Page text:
Plant hybrid corn in June for waterfowl season

Planting hybrid corn in June is a great recipe for success once waterfowl season rolls around. (Picture by Jeff Burleson)

Hunters spend countless hours in the woods and on the water after their prized prey. From the furry, hooved versions to the loud-mouthed feathered varieties, the Carolinas are rich with quality wildlife species from the mountains to the sea.

Even though many hunters spend many hours with a shotgun or rifle after these creatures during their respective hunting seasons, pre-season preparation is where it’s at! And duck hunters with a new impoundment or a failed spring planting still have plenty of time to plant yellow gold for the fall hunting season.

Some duck hunters will plant millet, chufa, milo, and even rice in duck impoundments. Others will keep the pond flooded and plant aquatic vegetation like banana water lily and smartweed. But it’s tough to beat yellow gold. Corn is sweet tasting and provides a high source of energy for local and migratory waterfowl. It is arguably the best attractant for duck impoundments in the Carolinas.

But with the spring planting season over and gone, the varieties available to plant for ducks is dwindling. Landowners will need to plant something now that can mature AND dry out in 130 days or less to take advantage of the early duck season.

Doug Newton is a wildlife/cover crop consultant for Scout Seed Company and based right along the NC/SC line. According to Newton, a late season corn planting is still possible with the right cultivar, but time is running out to get a crop established and to bringing in a flyway of ducks this winter.

“We have a full line of agriculture seeds, including cover crop seed and wildlife varieties for food plots and duck impoundments,” Newton said. (843-992-3593) “We have several solid corn hybrids that are suitable for late-planted duck impoundments. Ag Armur 8608 has an 86-day maturity and 9108 has a 91-day maturity. These are both roundup ready and have the BT gene to prevent corn ear worms.”

Choosing the right hybrid is crucial for today’s farmers. So consulting with an experienced agriculture company is crucial to making the best of limited time and resources. Newton has nearly 50 years of farming experience, and he knows and understands why it’s important to choose the right seed hybrid for the job.

Cultivars are developed for specific conditions all the time. Disease resistance and herbaceous competition are always an issue for farmers. Ear mold, southern rust, common rust, grey leaf spot, southern leaf blight, and Goss’ wilt are some of the diseases corn farmers must deal with on an annual basis. Ag Armur and others spend countless hours and resources to engineer their seeds to conform to environmental pressures to produce high yields with the least expenses along the way.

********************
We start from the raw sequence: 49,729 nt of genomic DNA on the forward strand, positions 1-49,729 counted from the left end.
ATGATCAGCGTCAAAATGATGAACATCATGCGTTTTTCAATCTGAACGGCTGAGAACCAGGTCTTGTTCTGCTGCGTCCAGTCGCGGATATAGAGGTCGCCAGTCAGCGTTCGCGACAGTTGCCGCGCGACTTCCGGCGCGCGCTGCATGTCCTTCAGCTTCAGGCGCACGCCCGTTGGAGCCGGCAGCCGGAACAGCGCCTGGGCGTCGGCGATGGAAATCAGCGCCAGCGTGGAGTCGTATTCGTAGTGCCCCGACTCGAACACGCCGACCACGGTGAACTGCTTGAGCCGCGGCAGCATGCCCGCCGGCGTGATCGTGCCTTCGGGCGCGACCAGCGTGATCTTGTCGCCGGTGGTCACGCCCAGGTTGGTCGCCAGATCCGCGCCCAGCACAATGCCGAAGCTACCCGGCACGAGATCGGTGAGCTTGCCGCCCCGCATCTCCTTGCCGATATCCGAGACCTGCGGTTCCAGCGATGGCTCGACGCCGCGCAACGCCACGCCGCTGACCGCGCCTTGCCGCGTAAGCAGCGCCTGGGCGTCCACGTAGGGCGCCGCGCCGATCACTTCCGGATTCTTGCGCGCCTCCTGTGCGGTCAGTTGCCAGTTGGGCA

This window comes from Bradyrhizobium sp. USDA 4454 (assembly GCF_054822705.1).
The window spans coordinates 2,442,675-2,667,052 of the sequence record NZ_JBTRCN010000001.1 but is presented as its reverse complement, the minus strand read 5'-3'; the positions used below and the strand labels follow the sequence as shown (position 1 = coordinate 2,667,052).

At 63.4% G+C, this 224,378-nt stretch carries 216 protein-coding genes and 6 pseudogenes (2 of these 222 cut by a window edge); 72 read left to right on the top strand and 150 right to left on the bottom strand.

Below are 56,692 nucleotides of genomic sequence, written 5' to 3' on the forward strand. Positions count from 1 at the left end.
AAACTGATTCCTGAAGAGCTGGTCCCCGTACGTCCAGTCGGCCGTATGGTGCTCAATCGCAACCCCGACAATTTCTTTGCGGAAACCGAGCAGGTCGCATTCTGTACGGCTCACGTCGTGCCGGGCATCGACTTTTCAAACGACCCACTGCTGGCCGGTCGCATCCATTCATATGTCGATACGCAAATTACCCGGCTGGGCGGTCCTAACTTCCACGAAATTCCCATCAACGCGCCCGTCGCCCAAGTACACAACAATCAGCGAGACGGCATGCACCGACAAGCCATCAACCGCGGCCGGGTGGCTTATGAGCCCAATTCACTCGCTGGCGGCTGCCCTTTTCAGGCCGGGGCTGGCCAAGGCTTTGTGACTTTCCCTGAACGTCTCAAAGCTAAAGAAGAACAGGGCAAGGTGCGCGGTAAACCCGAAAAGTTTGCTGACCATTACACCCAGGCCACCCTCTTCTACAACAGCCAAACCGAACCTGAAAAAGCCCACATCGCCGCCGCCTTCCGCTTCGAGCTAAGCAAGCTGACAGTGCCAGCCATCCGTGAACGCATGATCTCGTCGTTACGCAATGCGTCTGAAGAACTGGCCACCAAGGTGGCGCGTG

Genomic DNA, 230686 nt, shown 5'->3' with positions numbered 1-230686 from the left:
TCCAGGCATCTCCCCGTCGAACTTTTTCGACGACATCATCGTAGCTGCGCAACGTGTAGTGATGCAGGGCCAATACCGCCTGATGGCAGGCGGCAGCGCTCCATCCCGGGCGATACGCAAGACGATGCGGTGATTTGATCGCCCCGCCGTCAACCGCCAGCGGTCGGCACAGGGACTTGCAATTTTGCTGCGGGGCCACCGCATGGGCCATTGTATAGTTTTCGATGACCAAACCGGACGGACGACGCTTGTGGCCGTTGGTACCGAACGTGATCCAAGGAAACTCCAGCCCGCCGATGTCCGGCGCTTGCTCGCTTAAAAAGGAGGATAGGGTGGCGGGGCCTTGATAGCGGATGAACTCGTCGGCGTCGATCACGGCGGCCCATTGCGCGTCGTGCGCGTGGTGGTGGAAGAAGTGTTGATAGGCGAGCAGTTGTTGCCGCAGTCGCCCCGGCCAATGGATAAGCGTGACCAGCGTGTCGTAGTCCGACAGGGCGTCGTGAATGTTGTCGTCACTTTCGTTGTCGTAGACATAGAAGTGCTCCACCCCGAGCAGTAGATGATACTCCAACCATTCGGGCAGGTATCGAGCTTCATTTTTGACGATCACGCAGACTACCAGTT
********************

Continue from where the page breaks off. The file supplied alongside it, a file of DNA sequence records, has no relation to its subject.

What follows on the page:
(Picture by Jeff Burleson)

In addition to the short maturation and disease resistance, these two hybrids Newton recommended are relatively short in stature, making them solid choices for duck impoundments.

“These two hybrids are relatively short in height and normally don’t grow much over waist high,” Newton said.

Short stature corn is preferred for two reasons. For one, the ears are more accessible if still on the stalk when matured in shallower impoundments. Sometimes the ears don’t always collapse to the water’s surface when flooded and the short height puts those ears in reach for ducks. Also, shorter corn in deeper impoundments will place the corn ears right at the water surface and the stalks are more likely to fall over. Less cover is better in impoundments. Impoundments with excessive cover from corn or other vegetation will encourage roosting. Less cover will discourage roosting and make ponds more apt to be used during the day versus at night.

Corn in impoundments is most preferred by waterfowl, and even though it is June, it’s not too late to plant a short maturing hybrid.

For more information about corn hybrids and other cover crops/wildlife seed hybrids, contact Doug Newton at Scout Seed Company at (843-992-3593) or at

Get shorty:

Short stature corn is perfect for duck impoundments because once the areas are flooded, ducks can easily reach the ears of corn. It also creates very little cover, so ducks are not encouraged to roost, but are instead encouraged to visit as part of their daily routine.

About Jeff Burleson 1310 Articles
Jeff Burleson is a native of Lumberton, N.C., who lives in Myrtle Beach, S.C. He graduated from N.C. State University with a degree in fisheries and wildlife sciences and is a certified biologist and professional forester for Southern Palmetto Environmental Consulting.

Be the first to comment

Leave a Reply